In one of his more bizarre news conferences, Springs Mayor Steve Bach yielded the floor to others to roll out two initiatives that some might consider pretty wacky.
We'll take them in order of wackiness, and finish up with Bach's latest reminder of how broke the city is.
First, the city is partnering with USA Swimming, the Rocky Mountain State Games and Colorado Springs Sports Corp. to bring the community together to try to break the record for the LARGEST GATHERING OF PEOPLE WEARING SWIM CAPS.
This record is held by Tybee Island, Ga., with 2,049 people, set on Jan. 1, 2012.
City spokeswoman Mary Scott, who used to work for USA Swimming, introduced the event, planned for July 27 at America the Beautiful Park. The first 5,000 people to show up will get one of the 5,000 donated swim caps.
"I think we can definitely break the record, if not smash it," Doug Martin with the Sports Corp. said, adding that people only have to wear the caps for 10 minutes. (Whew. I was wondering what you do with swim-cap hair afterward.)
Second on the wacky-meter is a proposal headed by former El Paso County Commissioner Jim Bensberg and former Springs Councilman (and current Indy columnist) John Hazlehurst to rustle up the money to demolish the old Pikes Peak Summit House and build a new one, costing at least $12 million. Bach assured everyone that no tax money would be involved.
This plan has been floated for at least two decades, because the Summit House sits on jacks to keep it from sinking into the peak's permafrost. Hazlehurst, a Springs native with a passion for history, was knocking around the room before the news conference with a copy of a 1943 newspaper that carried photos of mules used to tote building materials up the mountain to build the Summit House.
The peak gets a half-million visitors a year, Hazlehurst noted, who are "overwhelmingly disappointed when they get there."
The design has already been done by a local architect for a spacious lodge with several parking lots. Here are the renderings:
"This is fairly close to shovel-ready," Hazlehurst said. "Of course, getting the shovels up there will cost many millions of dollars."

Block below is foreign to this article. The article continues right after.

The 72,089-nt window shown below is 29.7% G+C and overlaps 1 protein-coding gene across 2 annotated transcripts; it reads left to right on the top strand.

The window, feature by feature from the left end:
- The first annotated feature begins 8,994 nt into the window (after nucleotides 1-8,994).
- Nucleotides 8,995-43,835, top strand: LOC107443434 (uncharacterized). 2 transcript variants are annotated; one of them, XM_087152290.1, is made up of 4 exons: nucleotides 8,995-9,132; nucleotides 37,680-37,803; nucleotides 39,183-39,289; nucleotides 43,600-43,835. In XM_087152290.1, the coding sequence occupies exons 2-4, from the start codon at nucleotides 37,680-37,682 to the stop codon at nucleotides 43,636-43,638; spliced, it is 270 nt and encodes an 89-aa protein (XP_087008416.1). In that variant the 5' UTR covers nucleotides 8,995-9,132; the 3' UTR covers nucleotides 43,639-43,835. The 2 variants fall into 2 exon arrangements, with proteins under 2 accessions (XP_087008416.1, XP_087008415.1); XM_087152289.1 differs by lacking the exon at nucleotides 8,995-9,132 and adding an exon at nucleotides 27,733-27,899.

Bensberg likened the project to replacing The Broadmoor's Ice Palace with the World Arena, a project built with mostly donated funds, though the city and county did participate. Such a project, Hazlehurst said, is "not beyond our grasp."
Then he good-naturedly blamed Bach for being "the maniac responsible here," saying he and Bach were having a chat some months ago when Hazlehurst said, "Can't you do something about that?" To which Bach responded, "Why don't you do something about it?"
Fire Chief Rick Brown talked about his initiative to host wellness checks for citizens at city fire stations. He said the city hopes to partner with the Centura and Memorial health systems, as well as other health care providers, to reduce the number of people here who seek medical treatment only in emergency rooms.
"If we do this properly, we could be considered an absolute hallmark across the country in building community," he said.
Brown also revealed that he and Police Chief Pete Carey are discussing authorizing firefighters to cite citizens for city code violations. In essence, they would add "code enforcement officer" to their firefighter titles.
There's certainly no doubt firefighters are in a position hundreds of times a month to observe violations ... but really?
Brown said the details are still being worked out in the spirit of Bach's edict to "do more with what we have."
In another matter, Bach commented on the Today's Homes fiasco, in which the Canadian company built townhomes several feet higher than permitted in northeast Colorado Springs. The city ordered the structures moved or lowered a few weeks ago, but in the last few days, the company closed its local office.
"We're hoping the company will step up," Bach said, adding that Today's Homes has an ethical duty to comply with the city's rules.
He also said the city would meet with the Regional Building Department about the issue. "What happened in the inspection process?" Bach said. "Why didn't the inspector pick up that the foundation was too high?"
Lastly, Bach lamented the city's lack of funds in the face of a billion-dollar backlog of stormwater, road and bridge projects. He's searching for "efficiencies," he said, to free up money and has told City Councilors, who serve as the Utilities Board, to do the same with that city enterprise.
Anyway, other than Bach reminding people — again — that the city is "headed for insolvency," and that he continues to "rethink everything we're doing" and to find ways to "reinvent the way we deliver services," that's it from the city halls of power. For now.